Adding a teen driver to an auto insurance policy comes with a pricey toll. Even though the financial shock of adding a teen to a family auto insurance plan has eased in recent years, there’s still plenty of things to be aware of. NerdWallet discovered that it costs anywhere between $1,200 and $2,200 per driver, per year, which can take a toll on a family’s budget depending on their circumstances. But there are ways in which to alleviate extra costs and keep a monthly payment somewhat more agreeable than originally thought.
Local insurance carriers can help to guide families with teen drivers through the haze of finding the right plan. Parents can consult an Indianapolis insurance agent to find the best option, but can also do some research on their own. Here are some ways to save on hefty auto insurance plans for teen drivers.
What to Know FirstTeen drivers tend to be inexperienced and immature behind the wheel, which only lends a hand to boosting premiums. Insurance companies look at how much risk a driver poses to the outside world and calculates a total from there. Male and female drivers, aged 16 to 19, pose the highest risk on overage when it comes to annual crashes and traffic violations.
Adding a teen driver means more of a hit on the overall amount of a family plan. This varies by state, but in general families can expect to pay a much higher rate.
Teenage Boys Cost More to InsureAre there any teenage boys in your house ready to hit the road? Well, even if they have the best intentions behind the wheel, insurance agencies see them as a higher risk. Insurance companies use statistics to create rates, and they have the numbers to back them up. Teenage boys are significantly a higher risk driving than teenage girls in most states.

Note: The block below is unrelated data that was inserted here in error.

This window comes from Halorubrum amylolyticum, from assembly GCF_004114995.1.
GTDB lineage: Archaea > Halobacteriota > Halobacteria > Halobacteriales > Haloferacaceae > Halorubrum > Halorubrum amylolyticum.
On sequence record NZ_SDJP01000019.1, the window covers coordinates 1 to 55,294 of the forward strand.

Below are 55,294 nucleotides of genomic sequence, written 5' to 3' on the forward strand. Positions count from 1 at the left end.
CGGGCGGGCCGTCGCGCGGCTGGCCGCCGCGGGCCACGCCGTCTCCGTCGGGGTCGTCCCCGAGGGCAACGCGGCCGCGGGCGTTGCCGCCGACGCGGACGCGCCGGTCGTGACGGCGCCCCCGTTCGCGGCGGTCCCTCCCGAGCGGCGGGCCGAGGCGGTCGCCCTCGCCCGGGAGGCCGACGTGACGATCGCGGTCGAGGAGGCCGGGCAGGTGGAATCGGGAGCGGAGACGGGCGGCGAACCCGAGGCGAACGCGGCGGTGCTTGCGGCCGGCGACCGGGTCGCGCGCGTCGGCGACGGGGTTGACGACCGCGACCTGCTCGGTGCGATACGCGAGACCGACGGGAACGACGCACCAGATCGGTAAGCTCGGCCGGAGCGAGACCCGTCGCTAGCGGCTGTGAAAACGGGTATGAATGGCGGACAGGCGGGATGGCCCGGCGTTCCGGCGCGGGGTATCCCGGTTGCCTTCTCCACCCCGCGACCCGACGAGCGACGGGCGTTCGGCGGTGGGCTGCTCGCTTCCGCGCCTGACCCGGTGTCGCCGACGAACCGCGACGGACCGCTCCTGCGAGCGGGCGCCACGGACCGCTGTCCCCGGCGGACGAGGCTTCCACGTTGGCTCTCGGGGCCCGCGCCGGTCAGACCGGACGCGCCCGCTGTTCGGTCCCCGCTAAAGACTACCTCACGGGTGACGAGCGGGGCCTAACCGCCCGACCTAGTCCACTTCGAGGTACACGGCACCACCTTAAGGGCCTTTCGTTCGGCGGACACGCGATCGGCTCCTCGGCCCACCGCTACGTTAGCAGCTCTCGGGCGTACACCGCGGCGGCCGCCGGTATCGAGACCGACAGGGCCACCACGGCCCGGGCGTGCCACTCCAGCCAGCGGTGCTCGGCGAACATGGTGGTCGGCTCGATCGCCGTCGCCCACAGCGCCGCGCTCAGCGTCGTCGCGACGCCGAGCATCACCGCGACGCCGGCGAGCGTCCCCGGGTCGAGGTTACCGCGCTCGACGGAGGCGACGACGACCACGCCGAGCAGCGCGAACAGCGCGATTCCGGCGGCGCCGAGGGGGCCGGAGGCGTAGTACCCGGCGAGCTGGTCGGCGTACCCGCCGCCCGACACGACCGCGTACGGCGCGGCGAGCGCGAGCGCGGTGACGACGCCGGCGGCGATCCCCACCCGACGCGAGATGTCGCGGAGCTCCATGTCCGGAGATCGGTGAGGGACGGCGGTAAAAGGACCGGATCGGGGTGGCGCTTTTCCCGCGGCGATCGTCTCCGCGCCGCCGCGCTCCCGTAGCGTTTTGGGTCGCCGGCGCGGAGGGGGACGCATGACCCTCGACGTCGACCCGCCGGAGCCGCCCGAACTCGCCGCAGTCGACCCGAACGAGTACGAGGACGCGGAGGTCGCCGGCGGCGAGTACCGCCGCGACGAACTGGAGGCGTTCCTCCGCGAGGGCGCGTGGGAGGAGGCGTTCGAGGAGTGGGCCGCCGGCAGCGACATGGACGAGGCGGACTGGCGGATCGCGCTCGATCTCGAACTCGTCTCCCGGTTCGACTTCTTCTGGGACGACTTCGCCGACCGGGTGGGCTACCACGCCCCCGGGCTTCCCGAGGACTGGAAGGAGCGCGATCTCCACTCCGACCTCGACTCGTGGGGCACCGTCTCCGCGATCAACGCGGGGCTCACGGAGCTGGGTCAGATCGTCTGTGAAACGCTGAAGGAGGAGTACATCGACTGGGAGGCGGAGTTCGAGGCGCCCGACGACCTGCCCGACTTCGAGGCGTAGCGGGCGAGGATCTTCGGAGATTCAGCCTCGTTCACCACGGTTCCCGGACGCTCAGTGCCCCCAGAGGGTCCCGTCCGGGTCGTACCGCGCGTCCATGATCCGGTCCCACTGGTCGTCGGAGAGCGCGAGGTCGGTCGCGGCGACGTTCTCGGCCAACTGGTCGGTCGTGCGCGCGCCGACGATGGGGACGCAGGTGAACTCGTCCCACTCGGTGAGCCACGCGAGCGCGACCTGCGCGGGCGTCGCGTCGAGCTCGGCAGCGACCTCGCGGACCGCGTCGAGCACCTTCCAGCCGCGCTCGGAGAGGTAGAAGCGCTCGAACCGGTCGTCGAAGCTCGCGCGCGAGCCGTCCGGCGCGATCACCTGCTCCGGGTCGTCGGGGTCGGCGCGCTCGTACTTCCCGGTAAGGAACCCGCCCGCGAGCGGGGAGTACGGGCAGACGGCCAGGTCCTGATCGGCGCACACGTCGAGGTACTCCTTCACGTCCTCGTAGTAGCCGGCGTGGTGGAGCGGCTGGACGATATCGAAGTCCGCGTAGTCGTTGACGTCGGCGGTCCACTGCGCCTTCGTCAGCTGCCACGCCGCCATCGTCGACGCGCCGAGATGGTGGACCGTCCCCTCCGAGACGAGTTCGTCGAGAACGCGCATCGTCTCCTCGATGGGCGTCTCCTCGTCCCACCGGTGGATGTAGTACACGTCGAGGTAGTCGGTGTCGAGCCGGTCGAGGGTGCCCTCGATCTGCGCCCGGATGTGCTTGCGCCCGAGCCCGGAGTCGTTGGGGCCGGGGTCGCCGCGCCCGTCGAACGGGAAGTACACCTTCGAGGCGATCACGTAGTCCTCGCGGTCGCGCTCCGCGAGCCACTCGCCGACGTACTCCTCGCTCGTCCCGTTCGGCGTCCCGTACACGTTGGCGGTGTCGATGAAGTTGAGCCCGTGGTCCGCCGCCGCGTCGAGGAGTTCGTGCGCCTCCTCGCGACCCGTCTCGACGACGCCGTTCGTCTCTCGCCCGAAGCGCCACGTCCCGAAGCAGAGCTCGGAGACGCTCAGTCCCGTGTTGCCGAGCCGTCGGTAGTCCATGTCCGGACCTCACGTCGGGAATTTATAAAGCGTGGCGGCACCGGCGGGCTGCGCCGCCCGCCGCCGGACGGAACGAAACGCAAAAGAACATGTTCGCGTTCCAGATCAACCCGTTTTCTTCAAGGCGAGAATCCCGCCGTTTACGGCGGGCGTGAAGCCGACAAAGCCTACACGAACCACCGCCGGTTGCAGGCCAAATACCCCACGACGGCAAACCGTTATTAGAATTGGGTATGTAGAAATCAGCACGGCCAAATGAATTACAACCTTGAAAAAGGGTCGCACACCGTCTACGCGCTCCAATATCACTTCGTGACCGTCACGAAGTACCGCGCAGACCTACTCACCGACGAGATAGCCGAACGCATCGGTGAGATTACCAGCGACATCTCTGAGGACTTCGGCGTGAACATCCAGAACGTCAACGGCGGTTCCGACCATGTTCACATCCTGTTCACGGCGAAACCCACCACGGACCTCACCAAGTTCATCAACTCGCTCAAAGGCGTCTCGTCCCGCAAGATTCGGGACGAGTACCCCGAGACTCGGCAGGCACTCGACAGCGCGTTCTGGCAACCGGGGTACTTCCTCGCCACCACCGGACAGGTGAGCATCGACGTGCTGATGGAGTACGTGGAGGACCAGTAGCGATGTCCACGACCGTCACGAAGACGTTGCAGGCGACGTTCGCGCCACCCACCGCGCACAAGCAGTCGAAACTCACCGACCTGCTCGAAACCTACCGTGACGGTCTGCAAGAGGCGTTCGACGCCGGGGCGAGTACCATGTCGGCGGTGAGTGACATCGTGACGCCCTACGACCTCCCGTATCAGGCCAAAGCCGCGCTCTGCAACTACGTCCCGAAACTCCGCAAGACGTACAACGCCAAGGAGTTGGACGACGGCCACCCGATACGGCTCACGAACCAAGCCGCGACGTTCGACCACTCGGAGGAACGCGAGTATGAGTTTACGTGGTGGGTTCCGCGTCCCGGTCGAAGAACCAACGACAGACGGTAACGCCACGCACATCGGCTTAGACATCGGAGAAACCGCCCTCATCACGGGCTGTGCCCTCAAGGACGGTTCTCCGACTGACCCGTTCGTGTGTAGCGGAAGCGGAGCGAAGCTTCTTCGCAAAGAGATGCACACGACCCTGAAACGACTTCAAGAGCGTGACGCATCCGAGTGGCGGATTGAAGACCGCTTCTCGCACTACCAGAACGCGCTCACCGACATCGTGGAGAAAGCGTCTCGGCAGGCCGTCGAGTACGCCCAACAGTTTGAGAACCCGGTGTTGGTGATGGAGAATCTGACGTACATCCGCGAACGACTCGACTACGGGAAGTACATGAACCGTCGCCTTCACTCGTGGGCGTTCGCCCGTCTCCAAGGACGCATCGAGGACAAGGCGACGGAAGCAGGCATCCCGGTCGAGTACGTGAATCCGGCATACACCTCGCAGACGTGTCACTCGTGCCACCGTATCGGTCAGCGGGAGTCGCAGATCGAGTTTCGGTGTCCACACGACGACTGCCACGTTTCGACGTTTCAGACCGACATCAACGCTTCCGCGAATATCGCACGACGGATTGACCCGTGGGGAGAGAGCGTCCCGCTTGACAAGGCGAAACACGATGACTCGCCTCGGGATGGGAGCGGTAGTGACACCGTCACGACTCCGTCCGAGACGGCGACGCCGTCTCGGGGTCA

Can they have their own policy?While adding a teen to an family policy will cost more, it definitely will not cost as much as having them get their own policy. There are discounts that families can take advantage of like multi-vehicle plans, multi-policy (such as home and auto bundled together), length of time with carrier, homeowner, and experience driving.
Having a teen purchase their own policy may be a good lesson in responsibility, but it will ultimately lead to more money out of their pocket than pitching in to a family’s plan.
Age of MajorityDepending on the laws within a state regarding teen drivers, there needs to be consideration given to age of majority. Young drivers between 18 and 21 cannot sign binding contracts. What does this mean? Well, if a young adult driver still living in your house wants to buy a car and an insurance policy (a binding contract), they will likely need a parent to co-sign. It’s best to go over all the options a family has when thinking of adding a teen driver and see how to best prepare for the financial responsibilities included.